Monday, 30 January 2012
Say what you mean or mean what you say?
In most situations I try to measure my words because I wouldn't like to say anything for which I would have to apologise later. I also try my best not to hurt with words. In particular, one has to make allowances for people who seem to misunderstand and derive insult or hurt where none was intended. I have to be particularly careful with one friend for whom I have to spell things out or I know she will take my words up the wrong way. I have to try to anticipate the way she will react. Which is often difficult - but not impossible. The other day, I was asked by someone else to investigate the costs of a medical procedure for her as she does not have medical aid and has to come from out of town for it to be done. After several phone calls I had gathered the information and phoned her back. After some minutes of hedging, I finally discovered that actually cost is not the main criterion here, rather it is that she wants the procedure to be done in theatre under full anaesthetic and not in the specialist's rooms with just painkillers and a light sedative. She already had an appointment and a quote for the theatre option.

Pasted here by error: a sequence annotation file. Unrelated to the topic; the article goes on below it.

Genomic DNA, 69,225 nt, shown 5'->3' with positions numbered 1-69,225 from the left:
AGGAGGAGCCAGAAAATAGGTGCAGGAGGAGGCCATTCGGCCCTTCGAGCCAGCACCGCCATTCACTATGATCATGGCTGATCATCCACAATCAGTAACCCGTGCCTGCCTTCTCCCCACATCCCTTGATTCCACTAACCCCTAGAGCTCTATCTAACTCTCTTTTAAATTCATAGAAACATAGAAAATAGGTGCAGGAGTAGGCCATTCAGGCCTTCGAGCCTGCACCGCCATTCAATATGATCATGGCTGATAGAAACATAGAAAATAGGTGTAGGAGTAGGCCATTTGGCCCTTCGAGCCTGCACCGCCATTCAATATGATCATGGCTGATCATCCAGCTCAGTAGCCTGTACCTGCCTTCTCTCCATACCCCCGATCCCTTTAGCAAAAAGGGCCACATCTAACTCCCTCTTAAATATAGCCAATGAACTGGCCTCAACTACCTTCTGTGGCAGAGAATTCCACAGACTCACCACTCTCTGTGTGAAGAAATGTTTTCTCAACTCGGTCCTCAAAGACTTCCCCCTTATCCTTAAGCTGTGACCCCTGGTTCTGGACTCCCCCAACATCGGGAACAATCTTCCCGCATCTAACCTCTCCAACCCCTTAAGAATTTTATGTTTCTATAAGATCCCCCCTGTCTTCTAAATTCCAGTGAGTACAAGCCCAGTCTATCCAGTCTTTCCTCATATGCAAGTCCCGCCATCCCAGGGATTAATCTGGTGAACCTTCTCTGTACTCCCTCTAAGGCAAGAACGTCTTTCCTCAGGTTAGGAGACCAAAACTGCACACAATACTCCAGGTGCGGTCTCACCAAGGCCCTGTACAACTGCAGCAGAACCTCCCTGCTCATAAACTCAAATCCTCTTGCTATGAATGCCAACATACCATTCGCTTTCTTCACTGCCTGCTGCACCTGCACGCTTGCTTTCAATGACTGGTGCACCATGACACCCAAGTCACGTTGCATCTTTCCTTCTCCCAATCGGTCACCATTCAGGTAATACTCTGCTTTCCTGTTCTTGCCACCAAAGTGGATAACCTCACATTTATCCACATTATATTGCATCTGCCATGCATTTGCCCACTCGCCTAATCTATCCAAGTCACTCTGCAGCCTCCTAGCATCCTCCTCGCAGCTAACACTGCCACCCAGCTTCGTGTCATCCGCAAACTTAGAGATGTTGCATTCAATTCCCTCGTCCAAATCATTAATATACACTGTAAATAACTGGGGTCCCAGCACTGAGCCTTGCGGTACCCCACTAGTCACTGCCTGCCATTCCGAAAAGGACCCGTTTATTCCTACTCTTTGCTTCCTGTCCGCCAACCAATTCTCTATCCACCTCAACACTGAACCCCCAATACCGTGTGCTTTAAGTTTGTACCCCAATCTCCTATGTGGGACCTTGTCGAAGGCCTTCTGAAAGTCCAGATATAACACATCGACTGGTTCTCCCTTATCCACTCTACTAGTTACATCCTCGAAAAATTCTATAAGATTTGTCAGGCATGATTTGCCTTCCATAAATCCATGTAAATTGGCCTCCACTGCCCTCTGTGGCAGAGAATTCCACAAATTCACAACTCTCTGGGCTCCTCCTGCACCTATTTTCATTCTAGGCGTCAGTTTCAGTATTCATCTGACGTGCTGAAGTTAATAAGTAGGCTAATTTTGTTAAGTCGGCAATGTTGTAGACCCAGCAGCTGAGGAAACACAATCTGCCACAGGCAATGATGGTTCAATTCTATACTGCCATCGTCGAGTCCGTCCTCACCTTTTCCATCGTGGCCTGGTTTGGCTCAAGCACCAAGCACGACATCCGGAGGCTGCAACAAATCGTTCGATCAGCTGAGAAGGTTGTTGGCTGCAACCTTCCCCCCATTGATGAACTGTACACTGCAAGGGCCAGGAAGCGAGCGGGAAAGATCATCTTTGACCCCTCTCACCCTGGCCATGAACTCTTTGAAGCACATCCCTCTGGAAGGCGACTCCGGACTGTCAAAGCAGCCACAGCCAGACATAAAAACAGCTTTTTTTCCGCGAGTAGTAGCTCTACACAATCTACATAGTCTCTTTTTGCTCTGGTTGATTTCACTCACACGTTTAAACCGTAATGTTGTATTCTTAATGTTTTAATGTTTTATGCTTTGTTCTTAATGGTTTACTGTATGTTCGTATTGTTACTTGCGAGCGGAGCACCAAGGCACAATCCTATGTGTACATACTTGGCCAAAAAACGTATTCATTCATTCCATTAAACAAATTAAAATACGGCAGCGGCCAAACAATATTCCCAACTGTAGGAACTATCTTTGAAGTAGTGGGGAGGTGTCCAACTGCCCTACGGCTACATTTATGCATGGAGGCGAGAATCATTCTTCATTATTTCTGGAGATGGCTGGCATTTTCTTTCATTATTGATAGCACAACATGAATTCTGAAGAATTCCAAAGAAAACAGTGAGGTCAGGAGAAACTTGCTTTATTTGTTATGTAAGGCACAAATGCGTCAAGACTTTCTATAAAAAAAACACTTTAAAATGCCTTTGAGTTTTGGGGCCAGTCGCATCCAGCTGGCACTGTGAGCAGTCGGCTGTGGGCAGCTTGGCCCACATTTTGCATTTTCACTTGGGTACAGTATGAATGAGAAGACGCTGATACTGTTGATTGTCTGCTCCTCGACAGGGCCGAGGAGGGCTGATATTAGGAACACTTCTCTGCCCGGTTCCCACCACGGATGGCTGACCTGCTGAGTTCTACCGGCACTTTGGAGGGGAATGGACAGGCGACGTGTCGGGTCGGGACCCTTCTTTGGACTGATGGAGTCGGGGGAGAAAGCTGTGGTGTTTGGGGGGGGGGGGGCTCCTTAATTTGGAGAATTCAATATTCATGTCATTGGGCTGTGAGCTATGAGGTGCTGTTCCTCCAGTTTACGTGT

As the procedure is quite a simple one and the price either very costly or much less, I was somewhat perplexed. There was a hiatus in the conversation after which she suddenly said, "There's an Afrikaans or an English way of doing these things..", after which she thanked me and said she would call back if she wanted me to make the appointment. She hasn't. I was left wondering what she meant? It could be that the English doctors are thought to be cheapskate or not thorough enough or is it that the Afrikaans ones are topnotch and not shy to charge. Or is it that all her friends advise her to choose the first option? I suppose I could have asked, but I couldn't think how to phrase the question at the time. Luckily, for me, being English, I wouldn't take offence either way. Oops - now someone will take exception to that !